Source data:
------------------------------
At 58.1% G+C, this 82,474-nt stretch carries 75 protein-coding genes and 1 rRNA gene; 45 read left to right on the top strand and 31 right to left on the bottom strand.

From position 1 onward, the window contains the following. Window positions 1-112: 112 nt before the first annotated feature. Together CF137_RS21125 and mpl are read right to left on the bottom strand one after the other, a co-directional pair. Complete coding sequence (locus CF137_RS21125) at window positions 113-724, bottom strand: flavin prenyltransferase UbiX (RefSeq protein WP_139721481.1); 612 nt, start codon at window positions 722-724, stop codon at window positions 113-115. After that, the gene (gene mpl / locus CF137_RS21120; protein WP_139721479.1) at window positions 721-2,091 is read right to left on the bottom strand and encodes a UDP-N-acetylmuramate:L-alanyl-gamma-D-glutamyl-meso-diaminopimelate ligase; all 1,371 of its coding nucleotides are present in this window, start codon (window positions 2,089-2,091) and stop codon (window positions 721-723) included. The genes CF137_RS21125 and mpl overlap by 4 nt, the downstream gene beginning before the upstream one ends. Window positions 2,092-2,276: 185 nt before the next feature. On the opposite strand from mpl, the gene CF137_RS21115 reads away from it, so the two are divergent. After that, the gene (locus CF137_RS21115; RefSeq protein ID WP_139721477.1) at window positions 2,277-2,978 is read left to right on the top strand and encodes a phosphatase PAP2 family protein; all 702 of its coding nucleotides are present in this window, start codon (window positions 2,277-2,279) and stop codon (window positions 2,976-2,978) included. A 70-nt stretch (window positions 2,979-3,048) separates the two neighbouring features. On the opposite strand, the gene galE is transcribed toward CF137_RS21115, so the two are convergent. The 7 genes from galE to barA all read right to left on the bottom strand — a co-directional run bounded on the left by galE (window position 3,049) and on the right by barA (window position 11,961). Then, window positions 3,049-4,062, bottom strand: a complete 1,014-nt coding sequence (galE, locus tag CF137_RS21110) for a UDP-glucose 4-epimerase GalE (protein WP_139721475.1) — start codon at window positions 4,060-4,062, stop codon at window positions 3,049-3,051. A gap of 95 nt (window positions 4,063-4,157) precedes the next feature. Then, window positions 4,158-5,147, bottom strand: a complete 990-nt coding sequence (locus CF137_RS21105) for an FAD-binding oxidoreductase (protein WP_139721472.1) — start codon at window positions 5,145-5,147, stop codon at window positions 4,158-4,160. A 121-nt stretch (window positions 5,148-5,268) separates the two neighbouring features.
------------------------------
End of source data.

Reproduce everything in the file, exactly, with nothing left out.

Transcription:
At 58.1% G+C, this 82,474-nt stretch carries 75 protein-coding genes and 1 rRNA gene; 45 read left to right on the top strand and 31 right to left on the bottom strand.

From position 1 onward, the window contains the following. Window positions 1-112: 112 nt before the first annotated feature. Together CF137_RS21125 and mpl are read right to left on the bottom strand one after the other, a co-directional pair. Complete coding sequence (locus CF137_RS21125) at window positions 113-724, bottom strand: flavin prenyltransferase UbiX (RefSeq protein WP_139721481.1); 612 nt, start codon at window positions 722-724, stop codon at window positions 113-115. After that, the gene (gene mpl / locus CF137_RS21120; protein WP_139721479.1) at window positions 721-2,091 is read right to left on the bottom strand and encodes a UDP-N-acetylmuramate:L-alanyl-gamma-D-glutamyl-meso-diaminopimelate ligase; all 1,371 of its coding nucleotides are present in this window, start codon (window positions 2,089-2,091) and stop codon (window positions 721-723) included. The genes CF137_RS21125 and mpl overlap by 4 nt, the downstream gene beginning before the upstream one ends. Window positions 2,092-2,276: 185 nt before the next feature. On the opposite strand from mpl, the gene CF137_RS21115 reads away from it, so the two are divergent. After that, the gene (locus CF137_RS21115; RefSeq protein ID WP_139721477.1) at window positions 2,277-2,978 is read left to right on the top strand and encodes a phosphatase PAP2 family protein; all 702 of its coding nucleotides are present in this window, start codon (window positions 2,277-2,279) and stop codon (window positions 2,976-2,978) included. A 70-nt stretch (window positions 2,979-3,048) separates the two neighbouring features. On the opposite strand, the gene galE is transcribed toward CF137_RS21115, so the two are convergent. The 7 genes from galE to barA all read right to left on the bottom strand — a co-directional run bounded on the left by galE (window position 3,049) and on the right by barA (window position 11,961). Then, window positions 3,049-4,062, bottom strand: a complete 1,014-nt coding sequence (galE, locus tag CF137_RS21110) for a UDP-glucose 4-epimerase GalE (protein WP_139721475.1) — start codon at window positions 4,060-4,062, stop codon at window positions 3,049-3,051. A gap of 95 nt (window positions 4,063-4,157) precedes the next feature. Then, window positions 4,158-5,147, bottom strand: a complete 990-nt coding sequence (locus CF137_RS21105) for an FAD-binding oxidoreductase (protein WP_139721472.1) — start codon at window positions 5,145-5,147, stop codon at window positions 4,158-4,160. A 121-nt stretch (window positions 5,148-5,268) separates the two neighbouring features.